The Hitchhiker’s Guide to the Fed’s Toolkit

In light of the breathless anticipation which preceded the Fed Chair’s speech to her peers at Jackson Hole and cognisant of the mild state of befuddlement with which it was received, we felt it would be of interest to readers to have a translation, together with a gloss (each in bold), in order to try to remove some of the obscurities contained therein.

The Global Financial Crisis and Great Recession posed daunting new challenges for central banks around the world and spurred innovations in the design, implementation, and communication of monetary policy. With the U.S. economy now nearing the Federal Reserve’s statutory goals of maximum employment and price stability, this conference provides a timely opportunity to consider how the lessons we learned are likely to influence the conduct of monetary policy in the future.

The theme of the conference, “Designing Resilient Monetary Policy Frameworks for the Future,” encompasses many aspects of monetary policy, from the nitty-gritty details of implementing policy in financial markets to broader questions about how policy affects the economy. Within the operational realm, key choices include the selection of policy instruments, the specific markets in which the central bank participates, and the size and structure of the central bank’s balance sheet. These topics are of great importance to the Federal Reserve. As noted in the minutes of last month’s Federal Open Market Committee (FOMC) meeting, we are studying many issues related to policy implementation, research which ultimately will inform the FOMC’s views on how to most effectively conduct monetary policy in the years ahead. I expect that the work discussed at this conference will make valuable contributions to the understanding of many of these important issues.

My focus today will be the policy tools that are needed to ensure that we have a resilient monetary policy framework. In particular, I will focus on whether our existing tools are adequate to respond to future economic downturns. As I will argue, one lesson from the crisis is that our pre-crisis toolkit was inadequate to address the range of economic circumstances that we faced. Looking ahead, we will likely need to retain many of the monetary policy tools that were developed to promote recovery from the crisis. In addition, policymakers inside and outside the Fed may wish at some point to consider additional options to secure a strong and resilient economy. But before I turn to these longer-run issues, I would like to offer a few remarks on the near-term outlook for the U.S. economy and the potential implications for monetary policy.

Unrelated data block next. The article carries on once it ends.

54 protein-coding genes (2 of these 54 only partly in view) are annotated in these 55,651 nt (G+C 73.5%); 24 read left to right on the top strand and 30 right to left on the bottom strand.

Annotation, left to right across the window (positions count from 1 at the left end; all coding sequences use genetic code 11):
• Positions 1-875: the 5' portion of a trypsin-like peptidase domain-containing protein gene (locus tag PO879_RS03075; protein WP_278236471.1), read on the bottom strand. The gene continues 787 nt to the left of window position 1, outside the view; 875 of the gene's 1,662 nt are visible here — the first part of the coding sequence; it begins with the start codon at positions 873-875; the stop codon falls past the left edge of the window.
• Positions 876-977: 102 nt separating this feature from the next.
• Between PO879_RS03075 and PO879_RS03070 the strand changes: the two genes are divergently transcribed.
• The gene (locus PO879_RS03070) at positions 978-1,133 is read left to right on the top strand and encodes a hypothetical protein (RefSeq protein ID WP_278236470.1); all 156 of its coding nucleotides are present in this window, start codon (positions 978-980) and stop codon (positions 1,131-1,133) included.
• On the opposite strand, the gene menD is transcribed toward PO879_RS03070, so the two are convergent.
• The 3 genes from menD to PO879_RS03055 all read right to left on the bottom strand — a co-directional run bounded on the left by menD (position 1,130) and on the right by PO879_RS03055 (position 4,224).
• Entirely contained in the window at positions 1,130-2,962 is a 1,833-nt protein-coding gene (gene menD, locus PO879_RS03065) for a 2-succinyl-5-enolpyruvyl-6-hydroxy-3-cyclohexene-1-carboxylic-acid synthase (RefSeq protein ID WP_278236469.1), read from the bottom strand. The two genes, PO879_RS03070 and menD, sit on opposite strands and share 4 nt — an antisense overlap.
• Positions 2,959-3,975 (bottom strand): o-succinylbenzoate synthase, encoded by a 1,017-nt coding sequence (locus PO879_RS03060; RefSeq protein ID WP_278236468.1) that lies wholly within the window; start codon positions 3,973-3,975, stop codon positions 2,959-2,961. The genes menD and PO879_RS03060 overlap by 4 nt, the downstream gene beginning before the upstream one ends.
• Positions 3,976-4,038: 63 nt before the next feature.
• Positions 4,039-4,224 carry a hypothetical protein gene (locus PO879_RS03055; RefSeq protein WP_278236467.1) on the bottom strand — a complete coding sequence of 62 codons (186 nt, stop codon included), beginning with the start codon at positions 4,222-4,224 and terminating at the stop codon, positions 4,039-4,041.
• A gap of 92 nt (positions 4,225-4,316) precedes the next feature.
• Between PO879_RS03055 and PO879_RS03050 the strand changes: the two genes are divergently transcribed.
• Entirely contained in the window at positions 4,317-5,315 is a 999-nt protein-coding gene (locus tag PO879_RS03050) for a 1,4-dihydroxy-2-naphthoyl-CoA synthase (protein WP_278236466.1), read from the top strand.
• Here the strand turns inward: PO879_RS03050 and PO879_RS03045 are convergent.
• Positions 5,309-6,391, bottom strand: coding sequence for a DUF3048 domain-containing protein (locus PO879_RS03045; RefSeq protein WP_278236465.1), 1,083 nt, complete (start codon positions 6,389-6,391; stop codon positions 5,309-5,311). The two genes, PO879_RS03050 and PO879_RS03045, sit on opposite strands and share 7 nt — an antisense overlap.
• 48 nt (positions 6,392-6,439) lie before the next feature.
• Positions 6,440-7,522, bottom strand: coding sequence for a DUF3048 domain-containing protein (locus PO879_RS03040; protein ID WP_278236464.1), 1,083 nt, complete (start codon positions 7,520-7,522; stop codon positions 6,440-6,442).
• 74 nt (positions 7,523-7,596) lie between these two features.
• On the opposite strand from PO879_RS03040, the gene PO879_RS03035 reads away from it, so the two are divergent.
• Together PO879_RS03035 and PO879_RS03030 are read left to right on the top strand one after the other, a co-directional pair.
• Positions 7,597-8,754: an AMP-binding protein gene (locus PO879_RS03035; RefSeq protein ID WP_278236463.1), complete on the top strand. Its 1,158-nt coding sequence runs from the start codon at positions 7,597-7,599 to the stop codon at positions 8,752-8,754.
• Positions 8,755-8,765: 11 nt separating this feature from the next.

The option which will not be considered is, of course, the one encompassing the contention that the bigger and more active the central banks are, the less ‘strong and resilient’ the economy becomes as a result


Current Economic Situation and Outlook

U.S. economic activity continues to expand, led by solid growth in household spending. But business investment remains soft and subdued foreign demand and the appreciation of the dollar since mid-2014 continue to restrain exports. While economic growth has not been rapid, it has been sufficient to generate further improvement in the labour market. Smoothing through the monthly ups and downs, job gains averaged 190,000 per month over the past three months. Although the unemployment rate has remained fairly steady this year, near 5 percent, broader measures of labour utilization have improved. Inflation has continued to run below the FOMC’s objective of 2 percent, reflecting in part the transitory effects of earlier declines in energy and import prices.

Looking ahead, the FOMC expects moderate growth in real gross domestic product (GDP), additional strengthening in the labour market, and inflation rising to 2 percent over the next few years. Based on this economic outlook, the FOMC continues to anticipate that gradual increases in the federal funds rate will be appropriate over time to achieve and sustain employment and inflation near our statutory objectives. Indeed, in light of the continued solid performance of the labour market and our outlook for economic activity and inflation, I believe the case for an increase in the federal funds rate has strengthened in recent months. Of course, our decisions always depend on the degree to which incoming data continues to confirm the Committee’s outlook. 

If, but, maybe. There’s that all important data caveat, rearing its ugly head again. For a small coterie of individuals who presume to substitute our narrowly determined judgements of how you untold millions of borrows and lenders should interact with one another, we can be awfully shy about defending the basis for that arrogation, don’t you think?’